Many of us begin and end our day with prayers to god. Gods differ from religion to religion. Some of these are said to be in human form, some others are in the form or animals and plants and few more have no form as such. In India, it is common to find people worshiping nature and also animals like cows, snakes etc. But did you know that even the pets we have in our houses are also considered to be gods? We may not worship them but a lot of other people in various parts of the world do pray to them.
Dogs have been a part of various religions around the world. They are considered to be sacred in certain beliefs and defiled in few other beliefs. Nevertheless, they occupied a prominent position in some religions as sometimes, they too were buried after death. Some of the references to dogs in ancient religion and mythology are as follows-
1. Dogs in Egyptian Mythology
Anubis was an ancient Egyptian god of the underworld who guided and protected the spirits of the dead. He was generally depicted as a black jackal-headed man, or as a black jackal. Ancient Egyptians associated their dogs with this god and therefore they even buried some of their domestic dogs as sacred animals in the Anubieion catacombs at Saqqara.
Set was a storm god associated with strange and frightening events such as eclipses, thunderstorms and earthquakes. His divine dominions include storms, deserts, darkness, foreigners, and chaos. He is represented as having the body of a man but the head of an animal that is not sure to be a dog or a jackal or some other species that went extinct.
His name means “opener of the roads”. He was said to lead the deceased through the underworld and guard over them on their perilous journey. But he was also thought to act as a scout for the army, “opening a path” to allow them to proceed. Some scholars argue that he was a wolf and others argue that he was either a jackal or a dog. He is said to be a dog because of these animals being good fighters and path finders.
Canines have been associated with death and after life because they were usually found lurking around the ancient Egyptian graveyards. But this might have been because the embalming process in mummification of dead bodies, included materials whose different scents attracted these animals which have a strong sense of smell.
2. Ancient Aztec mythology
Often depicted as a skeleton, a dog-headed man, or a monster animal with reversed feet, Xolotl was the Aztec god of lightning and fire, sickness and deformities. He was said to guard the sun on its nightly journey through the underworld. In some myths, he also aided the dead in their journey to the afterlife. The name of a real species of dog is inspired by him. Xoloitzcuintli is the official name of the Mexican Hairless Dog.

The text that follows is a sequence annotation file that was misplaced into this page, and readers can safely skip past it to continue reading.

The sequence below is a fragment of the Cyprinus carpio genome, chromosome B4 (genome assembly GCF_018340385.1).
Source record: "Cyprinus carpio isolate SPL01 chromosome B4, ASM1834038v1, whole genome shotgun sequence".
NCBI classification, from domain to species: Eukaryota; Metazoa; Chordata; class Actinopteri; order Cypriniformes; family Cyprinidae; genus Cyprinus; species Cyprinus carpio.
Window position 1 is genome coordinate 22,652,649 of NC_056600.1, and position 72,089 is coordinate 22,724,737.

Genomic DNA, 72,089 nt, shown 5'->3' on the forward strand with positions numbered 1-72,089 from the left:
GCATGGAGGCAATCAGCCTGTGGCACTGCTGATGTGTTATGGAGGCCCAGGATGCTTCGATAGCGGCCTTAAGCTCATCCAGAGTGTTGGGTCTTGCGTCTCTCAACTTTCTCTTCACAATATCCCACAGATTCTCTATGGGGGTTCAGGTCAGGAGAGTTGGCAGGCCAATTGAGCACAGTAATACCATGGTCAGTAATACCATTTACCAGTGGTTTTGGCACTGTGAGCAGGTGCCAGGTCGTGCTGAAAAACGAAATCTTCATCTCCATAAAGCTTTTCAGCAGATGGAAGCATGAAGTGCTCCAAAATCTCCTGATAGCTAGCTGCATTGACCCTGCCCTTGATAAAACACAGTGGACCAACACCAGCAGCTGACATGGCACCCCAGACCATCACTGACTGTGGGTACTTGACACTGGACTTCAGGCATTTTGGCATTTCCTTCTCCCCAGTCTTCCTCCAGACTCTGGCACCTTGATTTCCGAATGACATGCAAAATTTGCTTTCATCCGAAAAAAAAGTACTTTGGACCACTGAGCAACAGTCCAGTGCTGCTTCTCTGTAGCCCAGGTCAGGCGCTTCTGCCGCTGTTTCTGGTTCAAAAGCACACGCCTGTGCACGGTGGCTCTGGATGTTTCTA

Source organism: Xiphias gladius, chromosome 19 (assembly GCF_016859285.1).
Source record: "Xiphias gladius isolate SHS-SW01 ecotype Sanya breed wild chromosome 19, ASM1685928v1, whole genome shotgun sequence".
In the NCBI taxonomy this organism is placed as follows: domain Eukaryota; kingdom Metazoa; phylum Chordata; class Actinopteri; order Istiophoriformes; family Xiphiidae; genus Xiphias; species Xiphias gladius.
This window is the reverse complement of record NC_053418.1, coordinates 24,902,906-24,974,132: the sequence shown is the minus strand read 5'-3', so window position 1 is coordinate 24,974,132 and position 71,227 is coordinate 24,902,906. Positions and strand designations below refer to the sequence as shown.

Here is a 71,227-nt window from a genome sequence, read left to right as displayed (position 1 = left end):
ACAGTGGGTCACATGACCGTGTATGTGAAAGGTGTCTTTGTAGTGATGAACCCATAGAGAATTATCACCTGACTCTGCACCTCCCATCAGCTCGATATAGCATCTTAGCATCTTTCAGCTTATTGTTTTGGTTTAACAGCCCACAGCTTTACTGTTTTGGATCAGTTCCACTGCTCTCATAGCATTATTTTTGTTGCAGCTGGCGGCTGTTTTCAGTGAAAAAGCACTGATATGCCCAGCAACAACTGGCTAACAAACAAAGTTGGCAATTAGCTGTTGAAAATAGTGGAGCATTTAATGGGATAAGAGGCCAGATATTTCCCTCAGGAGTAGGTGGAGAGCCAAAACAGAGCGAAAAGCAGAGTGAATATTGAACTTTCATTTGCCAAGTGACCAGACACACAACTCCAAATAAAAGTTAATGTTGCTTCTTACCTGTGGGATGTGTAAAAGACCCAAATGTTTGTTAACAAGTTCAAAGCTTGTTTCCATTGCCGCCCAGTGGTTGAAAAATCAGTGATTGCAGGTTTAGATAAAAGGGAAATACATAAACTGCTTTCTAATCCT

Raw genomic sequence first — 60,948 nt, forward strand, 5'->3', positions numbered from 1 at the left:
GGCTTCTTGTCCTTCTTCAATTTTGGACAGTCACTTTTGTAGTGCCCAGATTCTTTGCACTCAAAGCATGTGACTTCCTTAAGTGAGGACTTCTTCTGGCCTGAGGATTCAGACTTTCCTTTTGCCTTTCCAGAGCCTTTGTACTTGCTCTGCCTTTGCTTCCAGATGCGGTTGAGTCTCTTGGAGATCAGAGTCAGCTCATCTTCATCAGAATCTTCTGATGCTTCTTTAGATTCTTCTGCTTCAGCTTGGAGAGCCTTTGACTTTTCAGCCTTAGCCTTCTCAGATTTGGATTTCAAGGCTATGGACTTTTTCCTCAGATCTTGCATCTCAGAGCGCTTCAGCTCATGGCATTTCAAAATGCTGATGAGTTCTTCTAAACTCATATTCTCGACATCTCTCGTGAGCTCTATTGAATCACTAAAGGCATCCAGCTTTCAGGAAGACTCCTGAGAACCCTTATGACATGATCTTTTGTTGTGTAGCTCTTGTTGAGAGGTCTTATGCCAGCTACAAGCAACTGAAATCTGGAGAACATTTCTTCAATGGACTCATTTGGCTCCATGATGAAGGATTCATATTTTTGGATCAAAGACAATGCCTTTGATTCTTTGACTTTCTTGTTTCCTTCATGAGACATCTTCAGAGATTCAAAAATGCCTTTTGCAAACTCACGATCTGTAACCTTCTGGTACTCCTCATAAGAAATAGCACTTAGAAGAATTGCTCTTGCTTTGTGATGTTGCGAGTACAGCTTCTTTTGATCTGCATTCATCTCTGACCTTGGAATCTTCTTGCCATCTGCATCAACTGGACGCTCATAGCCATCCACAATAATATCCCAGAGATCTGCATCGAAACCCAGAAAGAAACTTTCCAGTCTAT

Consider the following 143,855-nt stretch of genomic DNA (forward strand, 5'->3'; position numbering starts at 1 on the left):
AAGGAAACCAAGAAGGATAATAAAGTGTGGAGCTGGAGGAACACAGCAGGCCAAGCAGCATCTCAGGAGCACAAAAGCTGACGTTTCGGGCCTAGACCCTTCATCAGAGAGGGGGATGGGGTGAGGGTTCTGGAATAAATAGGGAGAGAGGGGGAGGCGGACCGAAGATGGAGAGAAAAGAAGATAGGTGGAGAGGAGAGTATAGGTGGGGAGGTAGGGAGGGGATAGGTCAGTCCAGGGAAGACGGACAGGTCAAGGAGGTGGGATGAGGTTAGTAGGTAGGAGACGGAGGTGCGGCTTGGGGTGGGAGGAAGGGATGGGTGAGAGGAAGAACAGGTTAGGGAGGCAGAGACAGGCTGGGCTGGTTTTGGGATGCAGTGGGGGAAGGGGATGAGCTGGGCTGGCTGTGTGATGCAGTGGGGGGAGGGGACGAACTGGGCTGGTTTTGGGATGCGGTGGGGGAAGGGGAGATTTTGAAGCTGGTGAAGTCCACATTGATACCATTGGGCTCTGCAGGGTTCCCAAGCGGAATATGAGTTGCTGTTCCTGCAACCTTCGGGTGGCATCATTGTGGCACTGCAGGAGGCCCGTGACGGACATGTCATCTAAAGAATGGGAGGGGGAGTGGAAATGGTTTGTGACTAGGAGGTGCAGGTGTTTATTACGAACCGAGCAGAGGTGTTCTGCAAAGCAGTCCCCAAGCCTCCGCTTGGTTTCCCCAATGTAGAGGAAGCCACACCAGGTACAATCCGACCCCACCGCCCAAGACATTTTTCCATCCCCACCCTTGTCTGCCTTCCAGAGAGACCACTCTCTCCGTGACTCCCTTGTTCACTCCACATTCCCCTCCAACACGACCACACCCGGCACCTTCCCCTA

3. Ancient Greek mythology
• Cerberus or Kerberos
Known to be the loyal watch dog of Hades, Cerberus had three heads of dogs, the tail of a dragon, and on his back the heads of all sorts of snakes. He guarded the gates of the underworld. He was a fierce, flesh eating hell hound that would not let the living enter the land of the dead. Even the gods feared him but he was overpowered by the mighty Hercules who kidnapped him and brought him to the world of the living.
4. Ancient Norse mythology
Fenrir is the son of the demoniac god Loki and a giantess, Angerboda. The gods feared the strength of Fenrir and thus they tricked him and chained him with a magical chain. It is said that he will remain chained until the day of Ragnarok (doomsday), when he will break free and kill the chief god, Odin. Later Odin’s son will avenge his father’s death by killing Fenrir.
Norse mythology also makes references to Garmr, a blood stained watch dog that guards Hel’s gates. He too, is associated with the Ragnarok.
5. Ancient Mesopotamia
The godess of healing, Bau was a dog headed patron deity of the ancient Babylonia “bow wow”. In her cult, dogs were given a lot of importance. They were used in oaths and were sometimes referred to as divinities. There is a temple in Isin, Mesopotamia, named é-ur-gi7-ra which translates as “dog house”. More than 30 dog burials, numerous dog sculptures, and dog drawings were discovered when the area around this Ninisina temple was excavated.
The Parsis consider dogs to be exceptionally important beings. It is even written in their sacred books that dogs must be taken care of and treated just as humans would be treated. A dog’s gaze is said to be purifying and one that drives away demons. The Chinwad Bridge to Heaven is said to be guarded by dogs in Zoroastrian scripture. Thus the dog is regarded as an especially beneficent, clean and righteous creature.
In the North-East of India, Hindus worship dogs as a part of the Tihar festival. They are said to guard the gates of heaven and hell and people believe that kindness to dogs paves the way to heaven. A dog is the amount of the god Bhairava.
Although in the religions mentioned above, the dog is believed to have a divine authority, there are quite a few religions around the world that look down upon dogs. In Islam and Judaism, dogs are regarded as ritually unclean scavengers. But in most other religions they are revered. In Persian mythology, two four-eyed dogs guard the Chinvat Bridge. In Philippine mythology, Kimat who is the pet of Tadaklan, god of thunder, is responsible for lightning. In Welsh mythology, Annwn which is the other world of paradise is guarded by the canine, Cŵn Annwn. In Christianity, dogs represent faithfulness. In Asian countries such as China, Korea, and Japan, dogs are viewed as kind protectors. The dog is one of the 12 animals honored in Chinese astrology. The second day of the Chinese New Year is considered to be the birthday of all dogs and Chinese people often take care to be kind to dogs on that day.